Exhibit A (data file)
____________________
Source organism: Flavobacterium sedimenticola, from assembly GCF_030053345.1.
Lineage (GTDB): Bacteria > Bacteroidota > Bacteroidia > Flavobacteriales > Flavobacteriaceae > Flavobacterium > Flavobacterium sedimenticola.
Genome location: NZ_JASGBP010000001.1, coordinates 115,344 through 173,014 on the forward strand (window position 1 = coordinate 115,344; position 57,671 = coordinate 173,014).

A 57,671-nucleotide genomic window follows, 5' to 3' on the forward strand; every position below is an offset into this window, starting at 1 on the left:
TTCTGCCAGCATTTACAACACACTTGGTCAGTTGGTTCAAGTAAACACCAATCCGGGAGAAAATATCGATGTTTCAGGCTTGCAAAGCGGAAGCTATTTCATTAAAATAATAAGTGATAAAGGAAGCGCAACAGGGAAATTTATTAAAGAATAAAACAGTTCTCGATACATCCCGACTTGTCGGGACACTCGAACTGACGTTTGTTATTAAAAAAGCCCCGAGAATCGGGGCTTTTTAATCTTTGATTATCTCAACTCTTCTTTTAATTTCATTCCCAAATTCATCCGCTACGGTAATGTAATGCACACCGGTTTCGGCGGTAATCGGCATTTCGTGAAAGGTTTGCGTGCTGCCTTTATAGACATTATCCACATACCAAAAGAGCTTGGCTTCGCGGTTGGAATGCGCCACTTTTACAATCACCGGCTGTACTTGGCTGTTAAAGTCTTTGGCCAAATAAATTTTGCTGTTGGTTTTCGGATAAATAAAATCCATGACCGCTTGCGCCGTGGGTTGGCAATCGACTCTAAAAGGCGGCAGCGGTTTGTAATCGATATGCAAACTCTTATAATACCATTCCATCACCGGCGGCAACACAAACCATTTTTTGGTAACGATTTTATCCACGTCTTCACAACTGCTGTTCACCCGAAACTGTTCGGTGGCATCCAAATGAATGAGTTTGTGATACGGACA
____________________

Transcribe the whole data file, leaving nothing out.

Source organism: Flavobacterium sedimenticola, from assembly GCF_030053345.1.
Lineage (GTDB): Bacteria > Bacteroidota > Bacteroidia > Flavobacteriales > Flavobacteriaceae > Flavobacterium > Flavobacterium sedimenticola.
Genome location: NZ_JASGBP010000001.1, coordinates 115,344 through 173,014 on the forward strand (window position 1 = coordinate 115,344; position 57,671 = coordinate 173,014).

A 57,671-nucleotide genomic window follows, 5' to 3' on the forward strand; every position below is an offset into this window, starting at 1 on the left:
TTCTGCCAGCATTTACAACACACTTGGTCAGTTGGTTCAAGTAAACACCAATCCGGGAGAAAATATCGATGTTTCAGGCTTGCAAAGCGGAAGCTATTTCATTAAAATAATAAGTGATAAAGGAAGCGCAACAGGGAAATTTATTAAAGAATAAAACAGTTCTCGATACATCCCGACTTGTCGGGACACTCGAACTGACGTTTGTTATTAAAAAAGCCCCGAGAATCGGGGCTTTTTAATCTTTGATTATCTCAACTCTTCTTTTAATTTCATTCCCAAATTCATCCGCTACGGTAATGTAATGCACACCGGTTTCGGCGGTAATCGGCATTTCGTGAAAGGTTTGCGTGCTGCCTTTATAGACATTATCCACATACCAAAAGAGCTTGGCTTCGCGGTTGGAATGCGCCACTTTTACAATCACCGGCTGTACTTGGCTGTTAAAGTCTTTGGCCAAATAAATTTTGCTGTTGGTTTTCGGATAAATAAAATCCATGACCGCTTGCGCCGTGGGTTGGCAATCGACTCTAAAAGGCGGCAGCGGTTTGTAATCGATATGCAAACTCTTATAATACCATTCCATCACCGGCGGCAACACAAACCATTTTTTGGTAACGATTTTATCCACGTCTTCACAACTGCTGTTCACCCGAAACTGTTCGGTGGCATCCAAATGAATGAGTTTGTGATACGGACA